Technologies harnessing artificial intelligence (AI) are becoming increasingly common in our everyday lives. Built-in smartphone assistants help us stay organized, applications suggest new music for us based on our tastes, and an invisible watchdog detects when our spending habits seem out of the ordinary. AI makes all of these services possible. Various industries have been “disrupted” by AI, and the legal industry is not immune. However, this disruption may be just beginning. Various applications of AI are permeating the legal sphere, with the potential to change the inner workings of courtrooms and law offices alike. 

Proponents of AI emphasize the benefits automation might provide to the legal process, from increasing access to justice, to mitigating the biases of human judges. Opponents of the incorporation of AI technologies into the courtroom warn against privacy concerns, and the false sense of objectivity that AI generates.

For supporters, AI holds the key to the complete transformation of the US legal system. At present, fewer than 50% of people have access to the legal system. Despite this marked lack of access, courts still suffer from incredible case backlogs, preventing them from giving each case sufficient individualized attention. Court systems in the United States and abroad have started to adopt AI technology, in an effort to relieve pressure on the courts and make justice more accessible. The Superior Court of Los Angeles County in California, the world’s largest court, uses Gina the Avatar to help residents handle their traffic citations. Although Gina does not learn from prior cases, as her programming operates based on predefined paths, she represents the starting point for more sophisticated automation. Estonia has plans to allow AI judges to preside over small claims disputes, and China and Australia have set up operating online AI courts. China’s courts have handled over three million cases, and 98% of the rulings have been accepted without appeal. These courts illustrate AI’s potential to independently resolve minor claims.

Advocates of AI in the courtroom believe that the technology possesses more than simply backlog-clearing capabilities. These supporters believe that AI can actually make judges fairer by serving as a check on their explicit and implicit biases, and as an objective risk assessment tool in pre-trial proceedings. Biases are unavoidable in any legal system with human decision-makers. A 2011 study showed that parole boards dole out harsher sentences an hour before lunch and an hour before the end of the day. The United States Sentencing Commission has reported that black men continue to receive on average 19.1% longer sentences than similarly situated white men. To combat these systematic biases, proponents of AI argue that artificial intelligence provides an alternate and ostensibly unbiased decision-maker.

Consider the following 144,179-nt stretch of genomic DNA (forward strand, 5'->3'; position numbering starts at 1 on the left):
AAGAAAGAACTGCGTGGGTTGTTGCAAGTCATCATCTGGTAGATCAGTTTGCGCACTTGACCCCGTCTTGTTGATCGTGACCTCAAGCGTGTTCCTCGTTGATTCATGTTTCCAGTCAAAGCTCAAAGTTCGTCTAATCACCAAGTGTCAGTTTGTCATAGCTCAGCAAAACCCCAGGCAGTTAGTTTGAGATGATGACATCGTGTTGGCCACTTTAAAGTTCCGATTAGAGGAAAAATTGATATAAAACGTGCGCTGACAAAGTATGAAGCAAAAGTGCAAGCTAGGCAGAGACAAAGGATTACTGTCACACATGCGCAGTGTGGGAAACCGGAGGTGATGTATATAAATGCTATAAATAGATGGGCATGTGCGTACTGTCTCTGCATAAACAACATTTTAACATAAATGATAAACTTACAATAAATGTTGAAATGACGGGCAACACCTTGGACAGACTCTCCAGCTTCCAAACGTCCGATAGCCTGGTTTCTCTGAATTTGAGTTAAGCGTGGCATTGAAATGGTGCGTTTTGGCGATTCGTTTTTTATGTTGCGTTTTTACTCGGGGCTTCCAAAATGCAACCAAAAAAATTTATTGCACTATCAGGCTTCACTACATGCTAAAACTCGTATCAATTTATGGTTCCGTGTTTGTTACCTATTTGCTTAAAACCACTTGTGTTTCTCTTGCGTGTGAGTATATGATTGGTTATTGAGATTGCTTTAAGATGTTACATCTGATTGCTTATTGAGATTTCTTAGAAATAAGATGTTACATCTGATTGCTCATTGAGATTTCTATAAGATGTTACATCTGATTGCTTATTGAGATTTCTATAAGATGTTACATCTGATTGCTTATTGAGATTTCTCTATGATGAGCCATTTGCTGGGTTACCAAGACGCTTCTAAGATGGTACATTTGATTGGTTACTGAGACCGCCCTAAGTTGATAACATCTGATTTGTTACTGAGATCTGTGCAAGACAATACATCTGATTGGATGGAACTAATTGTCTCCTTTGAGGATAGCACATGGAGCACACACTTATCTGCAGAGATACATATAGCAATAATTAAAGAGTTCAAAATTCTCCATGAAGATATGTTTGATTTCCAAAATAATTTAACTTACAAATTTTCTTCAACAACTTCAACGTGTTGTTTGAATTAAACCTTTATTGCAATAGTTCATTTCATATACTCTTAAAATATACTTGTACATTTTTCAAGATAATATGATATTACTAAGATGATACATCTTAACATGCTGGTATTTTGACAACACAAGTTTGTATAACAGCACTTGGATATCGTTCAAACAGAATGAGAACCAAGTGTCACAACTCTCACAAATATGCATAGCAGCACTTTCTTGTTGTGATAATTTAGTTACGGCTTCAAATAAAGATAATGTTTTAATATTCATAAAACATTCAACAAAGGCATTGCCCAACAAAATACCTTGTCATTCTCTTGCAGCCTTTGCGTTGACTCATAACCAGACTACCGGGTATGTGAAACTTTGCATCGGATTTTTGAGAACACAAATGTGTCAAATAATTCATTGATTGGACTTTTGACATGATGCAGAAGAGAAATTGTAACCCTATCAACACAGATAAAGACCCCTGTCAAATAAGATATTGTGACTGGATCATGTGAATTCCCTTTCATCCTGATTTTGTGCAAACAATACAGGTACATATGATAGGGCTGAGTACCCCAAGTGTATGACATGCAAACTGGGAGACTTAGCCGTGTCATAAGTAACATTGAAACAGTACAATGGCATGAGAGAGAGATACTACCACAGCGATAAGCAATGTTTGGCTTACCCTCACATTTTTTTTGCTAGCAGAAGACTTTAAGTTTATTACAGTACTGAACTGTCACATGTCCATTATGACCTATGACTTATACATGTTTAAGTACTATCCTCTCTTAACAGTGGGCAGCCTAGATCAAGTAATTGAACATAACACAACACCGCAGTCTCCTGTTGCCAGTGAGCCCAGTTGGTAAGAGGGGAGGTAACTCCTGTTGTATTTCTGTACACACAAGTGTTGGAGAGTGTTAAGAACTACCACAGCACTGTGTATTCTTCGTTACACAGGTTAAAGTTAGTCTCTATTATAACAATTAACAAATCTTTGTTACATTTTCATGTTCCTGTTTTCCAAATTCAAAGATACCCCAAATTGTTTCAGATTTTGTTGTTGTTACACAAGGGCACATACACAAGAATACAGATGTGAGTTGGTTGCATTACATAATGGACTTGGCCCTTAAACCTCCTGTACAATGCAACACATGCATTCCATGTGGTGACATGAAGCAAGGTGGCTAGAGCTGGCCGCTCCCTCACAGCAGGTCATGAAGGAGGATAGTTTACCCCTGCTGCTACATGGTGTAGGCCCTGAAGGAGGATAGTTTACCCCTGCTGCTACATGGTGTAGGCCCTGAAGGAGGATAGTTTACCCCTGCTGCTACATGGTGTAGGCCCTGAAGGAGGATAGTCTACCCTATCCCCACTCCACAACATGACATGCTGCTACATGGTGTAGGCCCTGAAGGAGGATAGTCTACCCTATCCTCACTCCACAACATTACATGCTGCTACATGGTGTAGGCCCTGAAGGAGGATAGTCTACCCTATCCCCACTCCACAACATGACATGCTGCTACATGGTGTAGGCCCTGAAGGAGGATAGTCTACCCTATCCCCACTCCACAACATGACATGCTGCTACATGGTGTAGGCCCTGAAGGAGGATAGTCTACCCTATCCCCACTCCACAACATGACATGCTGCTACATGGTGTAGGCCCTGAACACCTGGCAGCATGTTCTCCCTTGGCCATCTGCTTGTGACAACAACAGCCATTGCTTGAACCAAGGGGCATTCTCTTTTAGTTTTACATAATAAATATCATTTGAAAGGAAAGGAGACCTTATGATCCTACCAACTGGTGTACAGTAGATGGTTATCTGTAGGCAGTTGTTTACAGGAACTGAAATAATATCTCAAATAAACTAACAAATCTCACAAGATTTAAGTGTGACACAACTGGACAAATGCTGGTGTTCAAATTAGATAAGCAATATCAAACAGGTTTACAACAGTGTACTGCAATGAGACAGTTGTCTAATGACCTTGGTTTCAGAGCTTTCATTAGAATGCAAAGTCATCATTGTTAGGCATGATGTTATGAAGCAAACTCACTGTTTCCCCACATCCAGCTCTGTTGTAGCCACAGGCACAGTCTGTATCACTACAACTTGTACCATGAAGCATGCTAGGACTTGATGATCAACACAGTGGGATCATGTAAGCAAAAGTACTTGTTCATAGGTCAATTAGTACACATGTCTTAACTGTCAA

Conversely, critics of AI have called into question its purported neutrality. For example, criminal courts have already adopted COMPAS (short for Correctional Offender Management Profiling for Alternative Sanctions), an AI tool designed to determine a defendant’s risk of recidivism. COMPAS calculates recidivism risk scores for defendants to help judges determine whether defendants should be incarcerated or released prior to trial. COMPAS is controversial because its algorithm is proprietary, and cannot be independently verified. This lack of verification presents a serious concern, especially after a 2016 ProPublica investigation found that COMPAS risk scores were biased against black defendants. The machine learning algorithms that power AI technology like COMPAS are often just as biased as the data on which they are trained. Entrenched bias within the legal system affects the available training data for software like COMPAS, perpetuating existing biases under the guise of objectivity.

Federal regulators have recently taken notice of the potential for bias and discrimination within AI systems, introducing the Algorithmic Accountability Act in 2019. The bill would require large companies to audit their machine-learning systems for bias and discrimination, and then take corrective measures if issues arose. Courtroom AI use presents an opportunity for the development of new regulatory framework. Artificial intelligence in the courtroom has the potential to be a great equalizer. However, the prevailing biases of the legal system need to be resolved or at least controlled for within working datasets, and sufficient regulations still need to be put in place. Until then, artificial intelligence should remain confined to legal spaces involving rules-based and low-stakes decisions.